“Aprende el café," Carlos said. 

            She obliged him. She acquiesced to what little manhood he had left. She disappeared around the corner. She would be gone quickly this morning, reprieving him from her bad mouth and constant reminders that he had no woman.

     Carlos' mother was disgusted with her oldest son because he lost his woman and now for the past three years, she had to find a way up the mountain from Orocovis to bring him food and clean his clothes. It was his right to mourn her loss and be offended for a time, maybe, for a week, but that was three years ago. Carlos had become unreliable like an old gallo that was ready for the asopao. Since his woman left, he had aged much. This morning, his mother had left him enough rice and beans to eat all day. There was no chicken in the rice because he had not cleaned one for her to cook yesterday and since his refrigerator did not work; his government cheese would not keep very long. She covered the plate of rice and beans with the white, dirty dishtowel she used to dry the dishes to keep off the flies.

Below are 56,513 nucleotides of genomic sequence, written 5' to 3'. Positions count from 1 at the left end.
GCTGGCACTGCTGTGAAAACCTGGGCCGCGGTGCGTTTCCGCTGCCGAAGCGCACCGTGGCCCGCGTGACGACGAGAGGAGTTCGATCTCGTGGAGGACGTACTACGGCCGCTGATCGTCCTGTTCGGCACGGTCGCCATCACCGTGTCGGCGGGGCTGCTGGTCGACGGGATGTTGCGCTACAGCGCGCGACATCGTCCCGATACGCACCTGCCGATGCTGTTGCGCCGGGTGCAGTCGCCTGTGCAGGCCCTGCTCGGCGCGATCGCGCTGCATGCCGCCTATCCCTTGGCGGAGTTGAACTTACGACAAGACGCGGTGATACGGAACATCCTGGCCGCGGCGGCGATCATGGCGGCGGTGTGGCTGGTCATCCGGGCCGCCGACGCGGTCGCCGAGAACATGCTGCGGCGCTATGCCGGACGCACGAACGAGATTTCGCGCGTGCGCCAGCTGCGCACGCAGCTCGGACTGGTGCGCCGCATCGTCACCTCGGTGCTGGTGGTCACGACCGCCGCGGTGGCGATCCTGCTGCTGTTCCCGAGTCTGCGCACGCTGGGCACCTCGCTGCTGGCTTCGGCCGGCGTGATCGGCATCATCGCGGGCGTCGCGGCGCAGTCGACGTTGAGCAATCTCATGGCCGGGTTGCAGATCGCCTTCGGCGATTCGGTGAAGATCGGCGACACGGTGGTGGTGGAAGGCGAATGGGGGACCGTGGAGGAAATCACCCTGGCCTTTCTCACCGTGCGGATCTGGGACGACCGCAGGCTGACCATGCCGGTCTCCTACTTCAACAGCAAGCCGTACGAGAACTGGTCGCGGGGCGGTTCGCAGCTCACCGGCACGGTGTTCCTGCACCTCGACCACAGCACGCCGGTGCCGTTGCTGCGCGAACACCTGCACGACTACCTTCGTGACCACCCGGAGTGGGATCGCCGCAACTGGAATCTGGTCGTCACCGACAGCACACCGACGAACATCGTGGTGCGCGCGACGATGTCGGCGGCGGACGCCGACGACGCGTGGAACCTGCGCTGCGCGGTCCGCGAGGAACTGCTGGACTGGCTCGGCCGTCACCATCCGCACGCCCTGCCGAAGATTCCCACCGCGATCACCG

The screen door squeaked open and banged shut. She picked up a silver pitcher of milk on a plastic chair and chased away the flies. She had milked the goat before waking Carlos. The goat was tied with a frayed rope on a rusty pipe under a mamón tree that dropped quenepas that the goat ate that caused it to have diarrhea. As she passed the goat, she slapped it on its head for luck.